THE DIARY OF SHUBAEL BURGHER 1831-1911 (March 22/02)

“This diary has been… transcribed to the best of our ability,” write Jean Calkin and Ruth Lloyd, the granddaughters of Shubael B. Burgher. When she gave me a copy to read, Ruth Lloyd said that as well as transcribing the diary faithfully, she and her sister preserved the spelling and grammar of Shubael Burgher. Thus the diary was copied exactly as Shubael wrote it over a period of almost 60 years.

Shubael Burgher began his diary in 1852 when he was 21; his last entry was made in 1910, the year before he died. For the most part, he only wrote a few lines each year. And for the most part, the entries are about farm crops and his work. Like most of his peers, he had little time for school. In fact, it is startling to read in his first diary entry that Shubael received his first schooling when he was age 21.

For most of his life, Shubael Burgher worked on the land. Shubael grew up in a time when the population of Nova Scotia was mainly rural, but he was more than a farmer. Ruth Lloyd told me that Shubael worked at shipbuilding and we find references to this throughout the early part of his diary. Shubael notes that he worked with some of the big names in shipbuilding, the Churchills, Burgesses and Creightons, and in shipyards at Walton, Noel and Kingsport.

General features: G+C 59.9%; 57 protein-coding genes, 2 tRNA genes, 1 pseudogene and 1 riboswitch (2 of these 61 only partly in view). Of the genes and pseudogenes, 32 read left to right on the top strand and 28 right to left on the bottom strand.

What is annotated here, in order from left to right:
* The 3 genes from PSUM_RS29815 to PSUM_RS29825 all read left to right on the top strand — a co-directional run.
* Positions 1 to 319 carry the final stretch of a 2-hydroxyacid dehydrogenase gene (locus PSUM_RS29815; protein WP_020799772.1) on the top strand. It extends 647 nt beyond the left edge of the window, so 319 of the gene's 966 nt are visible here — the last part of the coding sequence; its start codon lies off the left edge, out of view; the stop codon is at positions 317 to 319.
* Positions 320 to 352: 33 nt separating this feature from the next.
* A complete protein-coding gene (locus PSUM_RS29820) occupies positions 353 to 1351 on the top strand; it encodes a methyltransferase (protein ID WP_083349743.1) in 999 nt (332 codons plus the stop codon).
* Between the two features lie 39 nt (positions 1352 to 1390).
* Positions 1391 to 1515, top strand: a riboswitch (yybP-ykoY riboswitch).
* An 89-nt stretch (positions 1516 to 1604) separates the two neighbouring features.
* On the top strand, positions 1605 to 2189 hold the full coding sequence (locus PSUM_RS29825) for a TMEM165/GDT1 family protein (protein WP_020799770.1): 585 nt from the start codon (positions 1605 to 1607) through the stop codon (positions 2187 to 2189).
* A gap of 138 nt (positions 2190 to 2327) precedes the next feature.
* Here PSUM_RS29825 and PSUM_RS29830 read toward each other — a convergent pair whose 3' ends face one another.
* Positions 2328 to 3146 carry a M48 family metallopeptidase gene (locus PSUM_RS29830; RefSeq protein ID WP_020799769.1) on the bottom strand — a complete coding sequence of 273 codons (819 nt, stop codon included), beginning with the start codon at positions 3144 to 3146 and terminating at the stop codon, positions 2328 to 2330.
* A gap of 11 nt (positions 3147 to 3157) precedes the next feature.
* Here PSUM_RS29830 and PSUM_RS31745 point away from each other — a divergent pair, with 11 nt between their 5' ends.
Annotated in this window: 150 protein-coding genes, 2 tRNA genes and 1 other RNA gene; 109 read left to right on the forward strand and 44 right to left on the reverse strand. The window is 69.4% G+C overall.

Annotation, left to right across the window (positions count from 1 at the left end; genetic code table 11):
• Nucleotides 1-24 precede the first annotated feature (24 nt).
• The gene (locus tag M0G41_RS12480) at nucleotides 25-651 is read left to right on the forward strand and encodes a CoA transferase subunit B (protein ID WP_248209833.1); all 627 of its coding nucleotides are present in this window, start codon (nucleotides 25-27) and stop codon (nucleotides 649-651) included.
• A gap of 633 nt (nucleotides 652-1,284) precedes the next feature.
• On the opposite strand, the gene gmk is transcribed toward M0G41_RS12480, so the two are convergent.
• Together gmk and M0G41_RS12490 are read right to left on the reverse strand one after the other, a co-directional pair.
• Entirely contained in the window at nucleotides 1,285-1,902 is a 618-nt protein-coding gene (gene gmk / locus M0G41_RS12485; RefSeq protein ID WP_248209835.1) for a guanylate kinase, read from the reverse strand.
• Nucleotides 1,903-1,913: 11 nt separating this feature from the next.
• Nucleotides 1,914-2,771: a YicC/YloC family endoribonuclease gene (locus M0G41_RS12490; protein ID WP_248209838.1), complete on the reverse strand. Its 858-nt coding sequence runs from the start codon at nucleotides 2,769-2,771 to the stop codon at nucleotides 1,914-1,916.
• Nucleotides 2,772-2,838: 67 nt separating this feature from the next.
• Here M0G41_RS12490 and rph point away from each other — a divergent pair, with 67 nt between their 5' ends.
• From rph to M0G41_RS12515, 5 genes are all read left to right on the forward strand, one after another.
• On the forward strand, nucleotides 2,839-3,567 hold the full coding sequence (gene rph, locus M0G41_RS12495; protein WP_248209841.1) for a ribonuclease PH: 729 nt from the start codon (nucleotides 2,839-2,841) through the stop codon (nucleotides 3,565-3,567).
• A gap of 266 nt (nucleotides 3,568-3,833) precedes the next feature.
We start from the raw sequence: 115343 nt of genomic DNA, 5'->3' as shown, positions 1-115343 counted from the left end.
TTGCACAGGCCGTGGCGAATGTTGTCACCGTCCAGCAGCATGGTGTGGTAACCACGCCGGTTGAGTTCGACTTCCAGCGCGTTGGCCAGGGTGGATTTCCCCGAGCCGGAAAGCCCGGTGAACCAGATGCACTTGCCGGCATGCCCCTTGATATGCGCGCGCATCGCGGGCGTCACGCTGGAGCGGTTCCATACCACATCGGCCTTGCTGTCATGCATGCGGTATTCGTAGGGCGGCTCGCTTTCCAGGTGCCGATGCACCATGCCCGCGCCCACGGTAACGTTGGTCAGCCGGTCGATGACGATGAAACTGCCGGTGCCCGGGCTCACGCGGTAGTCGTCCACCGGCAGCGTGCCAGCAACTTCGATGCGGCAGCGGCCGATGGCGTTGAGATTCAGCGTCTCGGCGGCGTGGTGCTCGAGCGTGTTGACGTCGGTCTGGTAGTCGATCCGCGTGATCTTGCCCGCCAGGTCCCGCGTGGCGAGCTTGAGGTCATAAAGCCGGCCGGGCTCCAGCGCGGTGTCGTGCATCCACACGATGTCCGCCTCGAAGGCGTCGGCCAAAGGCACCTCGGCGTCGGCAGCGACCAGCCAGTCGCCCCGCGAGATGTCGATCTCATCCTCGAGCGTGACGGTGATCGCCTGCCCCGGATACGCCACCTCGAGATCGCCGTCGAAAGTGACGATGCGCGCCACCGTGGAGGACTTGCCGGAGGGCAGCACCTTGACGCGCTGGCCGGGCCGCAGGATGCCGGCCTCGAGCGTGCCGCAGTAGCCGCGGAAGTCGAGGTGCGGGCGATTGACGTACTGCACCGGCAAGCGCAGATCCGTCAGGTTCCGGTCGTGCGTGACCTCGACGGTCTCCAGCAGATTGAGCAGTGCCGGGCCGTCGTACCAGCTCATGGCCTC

Life in the 19th century was one long struggle to survive and everything revolved around the weather and the harvesting of crops. Typical entries in Shubael’s diary refers to the success or failure of vegetable and fruit crops, haying, cutting wood and when there were lulls, working for neighbours in their hayfields and woodlots. Even when he was in his 70s, for example, Shubael was “sawing (wood) for a number of people in Kingsport (and) Canning.” In this quote from a 1903 entry, Shubael adds that he “chop(p)ed some (wood) for George Pineo” and he expected to be chopping as well that winter for William Ells.

Tragic events in Shubael’s life – sickness, death, accidents – are mentioned in a few terse lines along with the good things that happened. In 1868, for example, Shubael’s second son, Joseph, was born, his father died and his house was destroyed in a fire. Shubael records these events along with mention of whom he worked for that year: “Joseph B born 2nd Feb(r)uary. Worked for Jos Dimack Sr. half time and half with Jos. Dimack Jr. My father died. The house burnt we live in.”

During Shubael’s lifetime work began on the wharf that was to make Kingsport a major shipping port in this region. Shubael tells us that he worked on the Kingsport wharf in 1886 and on various dykes in Kings and Hants County, some of which are still standing.

The railroad came to this area in Shubael’s lifetime, the line being completed through the Valley when he was in his 30s. But Shubael doesn’t mention this momentous event, which changed completely the way Valley people worked and lived. However, Shubael worked on the little Cornwallis Valley Railway (CVR) which linked the port of Kingsport with Kentville. The history books (Woodworth’s Dominion Atlantic Railway history) say that work began on the CVR in 1889 but Shubael’s diary has references to railroad work in the autumn of 1888.

Shubael’s diary offers us brief but telling glimpses of 19th-century life and we are fortunate that his family has preserved it. The original of his diary is in the Kings County Museum.

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